The OES-Environmental 2020 State of the Science Report: Environmental Effects of Marine Renewable Energy Development Around the World builds on and serves as an update and a complement to the 2013 Final Report for Phase 1 of OES-Environmental and the 2016 State of the Science Report. Its content reflects the most current and pertinent published information about interactions of marine renewable energy (MRE) devices and associated infrastructure with the animals and habitats that make up the marine environment. It has been developed and reviewed by over 60 international experts and scientists from around the world as part of an ongoing effort supported by the OES collaboration that operates within the International Technology Cooperation Framework of the International Energy Agency (IEA).
The 2020 State of the Science Report consists of 14 chapters which can be downloaded as a whole or individually. Download Chapter 2: Marine Renewable Energy: Environmental Effects and Monitoring Strategies here.
MRE is an emerging industry that has had a limited number of small deployments and no full-scale commercial deployment to date. As a result, the paucity of baseline and post-installation data continues to drive a level of uncertainty among regulators and stakeholders that increases the perception of risk for many potential interactions between MRE devices and marine animals, habitats, and the environment. This lack of data continues to confound our ability to differentiate between actual and perceived risks. Ultimately, the risk an MRE device may pose to marine animals, habitats, and the environment is a function of the attributes of the MRE device (static or dynamic), type of device (wave, tidal, or riverine), and the spatial scale of a particular installation (single device or array). Risk is defined as the interaction of the probability or likelihood of a deleterious outcome with the consequences if such an outcome occurs.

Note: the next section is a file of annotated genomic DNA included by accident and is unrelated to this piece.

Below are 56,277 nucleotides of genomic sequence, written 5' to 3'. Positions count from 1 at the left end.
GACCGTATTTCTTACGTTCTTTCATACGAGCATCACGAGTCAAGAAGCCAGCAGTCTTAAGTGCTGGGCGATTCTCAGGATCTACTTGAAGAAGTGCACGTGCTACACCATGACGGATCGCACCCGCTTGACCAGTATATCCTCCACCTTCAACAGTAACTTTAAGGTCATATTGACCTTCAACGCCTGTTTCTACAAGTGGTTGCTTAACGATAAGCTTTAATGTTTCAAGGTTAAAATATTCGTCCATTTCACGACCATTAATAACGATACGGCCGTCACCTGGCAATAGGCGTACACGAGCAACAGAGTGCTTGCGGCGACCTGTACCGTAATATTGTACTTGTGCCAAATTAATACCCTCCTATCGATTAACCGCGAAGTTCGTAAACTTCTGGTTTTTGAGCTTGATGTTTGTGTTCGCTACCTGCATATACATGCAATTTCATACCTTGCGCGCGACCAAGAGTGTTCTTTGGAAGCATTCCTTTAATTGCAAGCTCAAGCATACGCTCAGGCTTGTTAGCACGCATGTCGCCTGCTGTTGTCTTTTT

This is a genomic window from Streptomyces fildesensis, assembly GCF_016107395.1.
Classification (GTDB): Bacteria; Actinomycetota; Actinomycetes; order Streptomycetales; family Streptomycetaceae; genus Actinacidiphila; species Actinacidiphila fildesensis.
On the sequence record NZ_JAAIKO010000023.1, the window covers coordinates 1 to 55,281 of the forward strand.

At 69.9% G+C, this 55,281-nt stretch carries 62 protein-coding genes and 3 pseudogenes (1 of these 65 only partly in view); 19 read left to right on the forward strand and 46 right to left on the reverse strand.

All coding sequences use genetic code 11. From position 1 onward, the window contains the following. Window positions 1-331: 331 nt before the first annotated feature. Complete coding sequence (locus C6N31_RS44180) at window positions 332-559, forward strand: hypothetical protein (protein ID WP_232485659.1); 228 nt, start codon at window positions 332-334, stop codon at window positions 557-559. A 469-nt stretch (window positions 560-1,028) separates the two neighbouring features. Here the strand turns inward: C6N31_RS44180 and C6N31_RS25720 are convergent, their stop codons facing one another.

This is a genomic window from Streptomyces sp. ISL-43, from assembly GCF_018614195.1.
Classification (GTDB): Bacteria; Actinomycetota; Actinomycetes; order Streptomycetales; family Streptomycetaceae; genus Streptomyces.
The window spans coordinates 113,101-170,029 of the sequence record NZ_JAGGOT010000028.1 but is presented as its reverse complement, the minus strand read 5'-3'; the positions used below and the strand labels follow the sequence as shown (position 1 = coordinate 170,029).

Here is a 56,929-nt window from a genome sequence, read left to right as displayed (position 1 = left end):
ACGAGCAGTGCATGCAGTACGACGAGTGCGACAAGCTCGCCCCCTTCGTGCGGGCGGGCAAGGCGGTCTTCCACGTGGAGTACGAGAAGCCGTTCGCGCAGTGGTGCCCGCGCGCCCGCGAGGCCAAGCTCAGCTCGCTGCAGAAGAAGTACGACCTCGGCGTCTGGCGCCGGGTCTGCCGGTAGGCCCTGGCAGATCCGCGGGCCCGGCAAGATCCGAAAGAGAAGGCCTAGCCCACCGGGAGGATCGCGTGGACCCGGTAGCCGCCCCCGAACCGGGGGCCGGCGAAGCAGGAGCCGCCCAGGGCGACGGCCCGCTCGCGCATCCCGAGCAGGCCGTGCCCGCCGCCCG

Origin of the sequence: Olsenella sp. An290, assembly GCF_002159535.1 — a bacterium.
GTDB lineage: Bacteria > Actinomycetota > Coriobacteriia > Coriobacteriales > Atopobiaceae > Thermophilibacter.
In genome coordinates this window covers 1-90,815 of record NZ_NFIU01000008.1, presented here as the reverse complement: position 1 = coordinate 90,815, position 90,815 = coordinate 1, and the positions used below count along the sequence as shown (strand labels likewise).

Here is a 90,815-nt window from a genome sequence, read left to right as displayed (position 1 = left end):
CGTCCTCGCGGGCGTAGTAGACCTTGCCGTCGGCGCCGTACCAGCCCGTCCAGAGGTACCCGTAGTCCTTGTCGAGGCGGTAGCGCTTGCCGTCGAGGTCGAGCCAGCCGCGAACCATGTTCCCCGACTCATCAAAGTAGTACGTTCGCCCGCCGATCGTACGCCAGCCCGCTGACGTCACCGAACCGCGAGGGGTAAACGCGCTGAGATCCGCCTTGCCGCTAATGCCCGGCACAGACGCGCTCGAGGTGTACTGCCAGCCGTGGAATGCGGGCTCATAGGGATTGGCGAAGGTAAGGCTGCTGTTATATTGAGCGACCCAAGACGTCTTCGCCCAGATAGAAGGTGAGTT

Over the past decade, our understanding of potential environmental effects across multiple scales has significantly increased as a result of our focus on two general categories of monitoring questions: (1) scientific questions that focus on the actions and interactions of organisms as they encounter devices in their natural habitat, and (2) questions related to the context and environment in which MRE devices are placed. These questions are being used to inform the design of robust monitoring programs, as well as mitigation measures if such measures are needed.
As the MRE industry advances and increased monitoring and data collection inform critical questions, the body of knowledge surrounding the potential environmental effects of MRE development will continue to grow, informing our perception of risk. It is possible that as more definitive data are collected, we may be able to retire or set a lower priority for certain risks. The evidence base for risk retirement will be informed by our growing knowledge about the nature of specific stressor-receptor interactions, thereby helping to determine which interactions have sufficient evidence to retire those risks, and where significant uncertainties remain. However, risk to marine animals, habitats, and the environment may remain and continue to present challenges to consenting commercial-scale development.
The Short Science Summary for the chapter is available here.